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Nelson Historical Society Journal, Volume 6, Issue 5, 2002

Owners and Occupiers of Town Acre 485

page 63

Owners and Occupiers of Town Acre 485

George Coward owned the entire acre, and its sole cottage, until 1867. He was listed in rate records as the occupier until 1860, when it was let to Thomas Sullivan, whose occupancy ended with his death in 1865 at the age of 67. He was buried in Hallowell Cemetery, on the hill above the cottage. Sullivan and his wife had arrived in Nelson on the Martha Ridgway on 7 April 1842, and he had been very active in the Institute of Oddfellows Lodge.

James Watkins, a bank manager, purchased Town Acre 485 on 31 August 1867, apparently in a business arrangement with HE and O Curtis of Curtis Brothers, merchants. The cottage was occupied at the time, but the occupant's name is not recorded, and it is recorded as unoccupied from 1868 to 1874. William Wylie, a lithographer, is listed in Shelbourne Street from 1873 to 1877 and he must have been living in the cottage as it was the only dwelling there.

Watkins and Curtis remortgaged the property with Charles Bigg-Wither in January 1877 and Watkins conveyed his share to HE Curtis in June of that year. According to the rate records for 1878, acre 485 had been subdivided into several sections. There were four on Collingwood Street, two owned by Curtis Brothers, one by William Bethwaite, a builder, and one by William Brent, an undertaker. Curtis Brothers still owned all the Shelbourne Street side, with the cottage let to George Garrett, a gas fitter.

Garrett is still listed there in the Post Office Directory of 1890/91, but the 1892/93 listing shows Edwin Hardy Barker, whose wife and daughter bought 19 Shelbourne Street in 1896. Unfortunately, the rate records from 1879 to 1910 are lost, which makes it difficult to accurately determine the occupancy of the cottage during that period.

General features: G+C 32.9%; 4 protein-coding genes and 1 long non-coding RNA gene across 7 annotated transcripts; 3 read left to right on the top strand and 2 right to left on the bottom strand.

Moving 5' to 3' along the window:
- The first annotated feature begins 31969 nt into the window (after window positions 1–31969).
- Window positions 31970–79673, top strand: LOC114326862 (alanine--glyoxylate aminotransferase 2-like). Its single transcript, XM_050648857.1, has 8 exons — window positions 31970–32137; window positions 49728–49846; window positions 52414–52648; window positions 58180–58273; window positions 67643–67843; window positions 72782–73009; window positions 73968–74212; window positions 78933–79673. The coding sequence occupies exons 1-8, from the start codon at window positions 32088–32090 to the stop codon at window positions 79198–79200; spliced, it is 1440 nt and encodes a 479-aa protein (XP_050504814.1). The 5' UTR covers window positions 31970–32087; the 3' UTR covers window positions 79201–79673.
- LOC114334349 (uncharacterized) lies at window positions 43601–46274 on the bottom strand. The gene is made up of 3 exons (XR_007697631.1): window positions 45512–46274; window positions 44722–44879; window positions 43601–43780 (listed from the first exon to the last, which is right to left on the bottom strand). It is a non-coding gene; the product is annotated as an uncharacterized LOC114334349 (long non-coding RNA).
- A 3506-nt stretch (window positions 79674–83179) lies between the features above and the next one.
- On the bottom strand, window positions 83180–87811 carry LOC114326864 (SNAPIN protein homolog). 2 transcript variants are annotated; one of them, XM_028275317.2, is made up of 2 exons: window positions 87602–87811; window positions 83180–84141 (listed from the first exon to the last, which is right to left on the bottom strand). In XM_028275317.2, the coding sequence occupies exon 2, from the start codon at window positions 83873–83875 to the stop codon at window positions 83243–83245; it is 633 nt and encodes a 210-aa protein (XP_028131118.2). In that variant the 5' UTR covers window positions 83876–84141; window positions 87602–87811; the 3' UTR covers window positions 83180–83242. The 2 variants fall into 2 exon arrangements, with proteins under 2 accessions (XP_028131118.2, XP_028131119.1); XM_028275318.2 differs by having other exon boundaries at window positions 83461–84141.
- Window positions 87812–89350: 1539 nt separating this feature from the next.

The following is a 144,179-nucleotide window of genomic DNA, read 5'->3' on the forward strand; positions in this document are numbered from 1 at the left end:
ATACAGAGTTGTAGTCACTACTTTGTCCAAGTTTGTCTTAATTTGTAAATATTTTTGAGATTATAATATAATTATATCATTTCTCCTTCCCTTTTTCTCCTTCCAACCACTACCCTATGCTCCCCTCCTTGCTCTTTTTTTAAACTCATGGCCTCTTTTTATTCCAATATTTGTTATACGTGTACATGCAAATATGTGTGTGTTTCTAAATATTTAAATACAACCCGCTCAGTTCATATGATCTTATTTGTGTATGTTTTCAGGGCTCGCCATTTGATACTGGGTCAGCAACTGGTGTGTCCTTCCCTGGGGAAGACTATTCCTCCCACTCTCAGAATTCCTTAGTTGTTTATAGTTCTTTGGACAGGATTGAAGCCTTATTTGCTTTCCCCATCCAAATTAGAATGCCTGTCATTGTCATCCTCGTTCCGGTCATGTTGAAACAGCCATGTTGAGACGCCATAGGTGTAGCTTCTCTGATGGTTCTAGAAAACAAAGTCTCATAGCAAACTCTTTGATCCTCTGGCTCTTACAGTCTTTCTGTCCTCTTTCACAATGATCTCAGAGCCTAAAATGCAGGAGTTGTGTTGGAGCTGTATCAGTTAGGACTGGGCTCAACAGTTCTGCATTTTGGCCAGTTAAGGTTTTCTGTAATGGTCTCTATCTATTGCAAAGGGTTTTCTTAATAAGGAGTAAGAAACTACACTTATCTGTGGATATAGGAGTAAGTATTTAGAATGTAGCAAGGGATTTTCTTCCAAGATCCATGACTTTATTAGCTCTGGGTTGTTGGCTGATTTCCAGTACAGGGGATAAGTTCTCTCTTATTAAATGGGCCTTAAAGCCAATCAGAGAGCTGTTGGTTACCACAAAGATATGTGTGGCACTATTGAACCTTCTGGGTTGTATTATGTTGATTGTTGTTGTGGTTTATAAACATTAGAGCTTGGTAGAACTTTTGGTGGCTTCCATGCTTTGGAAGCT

It has not been possible to determine when the cottage was remodelled to its present form. When it was originally altered, the walls of the first two rooms were extended upwards, gable ends were added on the north and south ends and the roof ridge was converted to north-south, with a full lean-to added across the back on the eastern side. There were verandas around all sides.

It conformed to a very common cottage plan of the period, with a walkthrough parlour, a bedroom to the front and a kitchen behind the parlour with a shared, double chimney between. There was another bedroom in the remainder of the lean-to and a sleeping loft upstairs. A former page 64
Part of a panorama showing the cottage below the Gaol about 1860. Tyree Studio Collection, Nelson Provincial Museum, 182181/3.

Part of a panorama showing the cottage below the Gaol about 1860. Tyree Studio Collection, Nelson Provincial Museum, 182181/3.

page 65neighbour reported the existence of a ladder and hatch entrance to the sleeping loft.

On 1 September 1896 Oswald Curtis sold 19 Shelbourne Street to Sarah Barker, wife of Edwin Hardy Barker, clerk, and Mary Emma Barker, her daughter. It may have been around this time that the cottage was again remodelled, as it lost its view to the north when the large, two-story house was built at number 17.

There is a long-standing story that 19 Shelbourne Street was once a gaoler's cottage, but plans of the gaol in 1865 show that there were four bedrooms for staff within it, and all known occupants of the cottage had other occupations. While it is possible that a gaoler was a tenant in 1866/67, or perhaps in 1891, it seems likely the cottage has been confused with the one nearby, in the corner of the Gaol Reserve.